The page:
The Magic of Sea Salt
For Kim and Onya, the idea to make sea salt 'crystalized' after they moved from Southern California to Atlantic Canada. "We boiled down a cauldron full of seawater collected on a coastal walk. Our first batch of sea salt was so tasty and crisp that we decided to start a business," says Kim and Onya, the founders of OK Sea Salt.
With backgrounds in DIY art projects, education, and landscape design, the couple moved from the noise and traffic of Los Angeles and settled in the quiet, coastal region of the LaHave Islands in Nova Scotia’s Lunenburg County. "We knew that we wanted to live and work near the ocean and in harmony with the landscape," says Onya.
Kim is presently a part-time student in the eCampus Business Administration-Accounting Program. "I chose to enrol in the eCampus for its versatility. I knew I wanted a program that could move with me as I was building toward my dream — to live rurally and be self-employed".
An entrepreneurial gene
Kim says she has always enjoyed the independence and challenges of working for herself. While in Los Angeles, she owned and operated a landscape design-build company and states that her entrepreneurial drive is both learned and inherited.
"My maternal great-grandparents owned a small business in New York City making clip-on accessories for women's dress shoes - a very niche and creative enterprise. Perhaps the entrepreneurial spirit is a gene passed down to me.”
Shortly after joining NSCC, I read about the Scotiabank Entrepreneur in the Making Initiative in the student newsletter," says Kim of a program designed to increase the participation of women and members of other underrepresented groups in the entrepreneurial sector. She applied and was thrilled when she emerged as one of the winners.
"Access to start-up funds and capital has historically been more challenging to secure for female and non-binary entrepreneurs and BIPOC-led companies, so this is meaningful. It recognizes my entrepreneurial endeavour and vision as a viable investment."
"Receiving the funding helped us kick-start OK Sea Salt and reach critical benchmarks in our business plan," explains Onya.
Starting a business in the pandemic
OK Sea Salt was officially launched in May 2021. Even though the business was founded during the pandemic, certain aspects were strengthened by habits formed during the pandemic. As lockdowns became the new normal, loads of businesses and consumers were spending more money online than ever before. OK Sea Salt witnessed a surge in e-retail during the lockdown periods.
"Visibility of our business through social media platforms initially boosted sales," says Kim. "Friends reposted and shared our Instagram stories, which helped spread the word and established wholesale relationships with retailers."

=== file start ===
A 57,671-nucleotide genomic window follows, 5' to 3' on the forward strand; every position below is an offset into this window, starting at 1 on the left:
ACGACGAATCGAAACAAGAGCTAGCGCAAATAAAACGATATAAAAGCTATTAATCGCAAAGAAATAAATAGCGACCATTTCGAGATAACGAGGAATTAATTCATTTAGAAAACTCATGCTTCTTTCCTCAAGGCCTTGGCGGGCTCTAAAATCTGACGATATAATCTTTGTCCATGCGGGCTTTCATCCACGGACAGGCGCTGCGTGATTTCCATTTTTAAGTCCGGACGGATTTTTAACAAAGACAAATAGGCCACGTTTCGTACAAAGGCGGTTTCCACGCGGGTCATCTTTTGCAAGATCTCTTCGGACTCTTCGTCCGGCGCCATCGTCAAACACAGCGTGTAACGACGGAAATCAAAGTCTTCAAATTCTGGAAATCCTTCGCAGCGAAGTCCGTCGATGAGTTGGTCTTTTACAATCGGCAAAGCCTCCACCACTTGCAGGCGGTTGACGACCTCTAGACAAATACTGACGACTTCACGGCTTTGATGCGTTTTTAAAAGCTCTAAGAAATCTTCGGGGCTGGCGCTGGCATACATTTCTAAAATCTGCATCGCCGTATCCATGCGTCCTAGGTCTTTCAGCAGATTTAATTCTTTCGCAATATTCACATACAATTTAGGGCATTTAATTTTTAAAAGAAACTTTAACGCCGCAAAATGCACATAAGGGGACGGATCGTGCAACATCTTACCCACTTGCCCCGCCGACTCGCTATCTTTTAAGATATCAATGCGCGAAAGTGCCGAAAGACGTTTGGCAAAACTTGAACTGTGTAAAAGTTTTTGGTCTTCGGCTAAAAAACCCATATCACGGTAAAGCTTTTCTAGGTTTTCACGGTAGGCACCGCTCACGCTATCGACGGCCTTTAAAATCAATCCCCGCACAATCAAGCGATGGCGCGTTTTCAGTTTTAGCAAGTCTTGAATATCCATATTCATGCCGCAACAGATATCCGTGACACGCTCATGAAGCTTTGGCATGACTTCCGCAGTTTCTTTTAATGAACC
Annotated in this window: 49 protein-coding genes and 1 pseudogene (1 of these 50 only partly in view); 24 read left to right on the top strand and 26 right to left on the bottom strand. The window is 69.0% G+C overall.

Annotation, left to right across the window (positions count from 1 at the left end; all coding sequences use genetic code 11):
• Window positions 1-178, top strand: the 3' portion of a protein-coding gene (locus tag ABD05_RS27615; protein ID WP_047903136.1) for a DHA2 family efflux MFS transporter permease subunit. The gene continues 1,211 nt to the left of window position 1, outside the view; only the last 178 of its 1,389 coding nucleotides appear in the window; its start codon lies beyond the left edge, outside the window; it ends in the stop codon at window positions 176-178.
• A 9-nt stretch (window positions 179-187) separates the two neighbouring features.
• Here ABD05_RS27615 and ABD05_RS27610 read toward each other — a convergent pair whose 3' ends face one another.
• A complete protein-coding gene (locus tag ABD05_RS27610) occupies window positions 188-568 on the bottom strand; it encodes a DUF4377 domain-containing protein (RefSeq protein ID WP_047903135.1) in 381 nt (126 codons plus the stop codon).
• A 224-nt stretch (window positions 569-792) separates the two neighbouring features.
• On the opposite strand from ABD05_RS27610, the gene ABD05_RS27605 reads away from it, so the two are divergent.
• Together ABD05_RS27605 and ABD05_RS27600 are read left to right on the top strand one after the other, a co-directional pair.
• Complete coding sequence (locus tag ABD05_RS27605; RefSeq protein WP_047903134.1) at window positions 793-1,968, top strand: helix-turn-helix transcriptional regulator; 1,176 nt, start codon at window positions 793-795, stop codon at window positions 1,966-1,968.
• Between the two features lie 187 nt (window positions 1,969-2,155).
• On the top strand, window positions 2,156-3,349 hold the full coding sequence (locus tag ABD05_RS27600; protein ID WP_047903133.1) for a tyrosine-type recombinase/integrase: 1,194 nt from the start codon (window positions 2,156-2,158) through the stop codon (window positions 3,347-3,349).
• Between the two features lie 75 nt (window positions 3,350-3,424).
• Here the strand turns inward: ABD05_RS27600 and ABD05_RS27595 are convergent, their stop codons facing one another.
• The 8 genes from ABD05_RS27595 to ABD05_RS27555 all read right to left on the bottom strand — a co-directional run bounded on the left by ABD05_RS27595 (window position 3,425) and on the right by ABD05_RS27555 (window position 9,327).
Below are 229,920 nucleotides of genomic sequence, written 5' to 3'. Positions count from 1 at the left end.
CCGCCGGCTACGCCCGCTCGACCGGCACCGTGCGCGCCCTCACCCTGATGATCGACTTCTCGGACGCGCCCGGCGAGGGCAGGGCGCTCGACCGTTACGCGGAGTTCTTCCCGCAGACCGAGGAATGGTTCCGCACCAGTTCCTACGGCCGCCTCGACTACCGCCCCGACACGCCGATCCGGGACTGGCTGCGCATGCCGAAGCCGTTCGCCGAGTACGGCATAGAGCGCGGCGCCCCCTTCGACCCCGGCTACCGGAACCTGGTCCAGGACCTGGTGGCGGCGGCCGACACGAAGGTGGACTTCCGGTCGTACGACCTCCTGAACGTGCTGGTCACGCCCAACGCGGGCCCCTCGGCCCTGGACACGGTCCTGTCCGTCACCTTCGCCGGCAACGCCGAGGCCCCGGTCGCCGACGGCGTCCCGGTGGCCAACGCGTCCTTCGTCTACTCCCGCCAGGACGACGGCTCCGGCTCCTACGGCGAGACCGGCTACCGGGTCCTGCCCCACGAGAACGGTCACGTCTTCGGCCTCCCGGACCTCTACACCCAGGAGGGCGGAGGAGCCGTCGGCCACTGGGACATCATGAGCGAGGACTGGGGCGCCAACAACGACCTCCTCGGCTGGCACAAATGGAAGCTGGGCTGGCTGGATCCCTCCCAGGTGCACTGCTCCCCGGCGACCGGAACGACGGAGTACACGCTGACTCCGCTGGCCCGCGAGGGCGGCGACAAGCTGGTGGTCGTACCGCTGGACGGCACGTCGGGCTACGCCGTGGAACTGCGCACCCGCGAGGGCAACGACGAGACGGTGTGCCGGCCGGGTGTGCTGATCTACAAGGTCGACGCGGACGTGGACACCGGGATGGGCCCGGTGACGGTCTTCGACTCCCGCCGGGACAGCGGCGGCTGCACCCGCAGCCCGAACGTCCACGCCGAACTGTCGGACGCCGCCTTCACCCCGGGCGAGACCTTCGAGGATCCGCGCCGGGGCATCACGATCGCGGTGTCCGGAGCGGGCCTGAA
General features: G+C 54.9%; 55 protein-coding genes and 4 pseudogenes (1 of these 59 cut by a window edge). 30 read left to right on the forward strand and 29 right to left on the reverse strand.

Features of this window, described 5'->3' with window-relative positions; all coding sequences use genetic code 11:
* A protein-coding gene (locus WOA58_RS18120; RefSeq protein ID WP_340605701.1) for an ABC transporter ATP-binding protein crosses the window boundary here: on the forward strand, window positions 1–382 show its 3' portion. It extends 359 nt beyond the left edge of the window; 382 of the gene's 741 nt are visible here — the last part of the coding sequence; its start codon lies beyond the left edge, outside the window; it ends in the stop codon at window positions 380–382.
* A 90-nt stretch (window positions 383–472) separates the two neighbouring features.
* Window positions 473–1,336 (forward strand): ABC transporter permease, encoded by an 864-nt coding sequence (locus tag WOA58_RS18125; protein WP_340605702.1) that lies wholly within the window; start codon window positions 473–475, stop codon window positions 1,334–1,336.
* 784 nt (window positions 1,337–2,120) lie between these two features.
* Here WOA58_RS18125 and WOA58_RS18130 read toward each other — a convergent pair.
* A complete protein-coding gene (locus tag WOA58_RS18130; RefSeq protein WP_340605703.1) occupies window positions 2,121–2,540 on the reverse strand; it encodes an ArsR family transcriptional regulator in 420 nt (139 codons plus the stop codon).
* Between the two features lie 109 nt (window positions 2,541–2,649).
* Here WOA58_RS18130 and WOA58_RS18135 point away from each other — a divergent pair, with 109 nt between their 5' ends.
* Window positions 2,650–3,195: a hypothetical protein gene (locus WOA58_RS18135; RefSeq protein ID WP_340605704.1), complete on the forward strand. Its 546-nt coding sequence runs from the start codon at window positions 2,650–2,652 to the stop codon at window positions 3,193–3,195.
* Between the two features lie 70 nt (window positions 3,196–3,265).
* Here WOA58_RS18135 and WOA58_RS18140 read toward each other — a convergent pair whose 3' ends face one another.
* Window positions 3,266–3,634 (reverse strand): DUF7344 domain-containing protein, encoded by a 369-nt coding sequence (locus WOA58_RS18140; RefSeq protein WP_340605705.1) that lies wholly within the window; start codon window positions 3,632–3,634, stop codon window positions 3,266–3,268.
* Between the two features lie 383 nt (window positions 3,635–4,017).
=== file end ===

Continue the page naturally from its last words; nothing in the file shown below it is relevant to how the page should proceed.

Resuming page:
"The pandemic also inspired at-home culinary experimentation. The popularity of reality TV cooking shows bolstered interest in baking challenges, exposing home chefs and foodies to new recipes and products such as finishing salts, "says Onya. Our products are available for purchase on OK Sea Salt, and retail locations and gourmet gift boxes can be found on the Stockists page for retailers.
"Owning a business during the pandemic also came with some challenges," adds Kim. "The high cost of building materials needed to refine our winter saltworks facilities, supply chain interruptions and the limited availability of specialized support, have impacted our timeline to expand."
However, the duo has not let these issues deter them from moving forward. They approach these challenges as a learning process and an opportunity to develop new ways of doing things. As Onya explains, "We continue to plan and design energy-efficient facilities for winter sea salt production when cultivating sea salt with our outdoor array of passive solar ovens is impossible."
Advocates of social justice
At the onset of developing the business plan for OK Sea Salt, Onya and Kim decided to incorporate the practice of making donations to social justice groups in the Atlantic region and beyond.
"As able-bodied, cisgender, white women running a small business, we recognize our privilege. We hope to use our platform as an LGBTQIA+ couple in business to raise awareness of societal inequalities," says Onya.
While still in their first year of their operation, Kim and Onya believe it is important to amplify the work of organizations that are serving the needs of equity-seeking communities and communities in crisis. “We have helped raise awareness to audiences and potential donors through campaigns that redirect a portion of OK Sea Salt sales as donations to grassroots groups such as Halifax Mutual Aid and World Central Kitchen (Ukraine and Poland) by directing a percentage of our sales," says Onya. "Although donations might be modest, the total impact of reciprocity can be far-reaching.”
Throughout the pandemic, the buy local movement has gained traction as consumers look for connections between what they eat and where it comes from. Just as ancient culinary practices such as sourdough and homebrew experience a revival, OK Sea Salt is honing the craft of hand-harvesting sea salt in small batches.”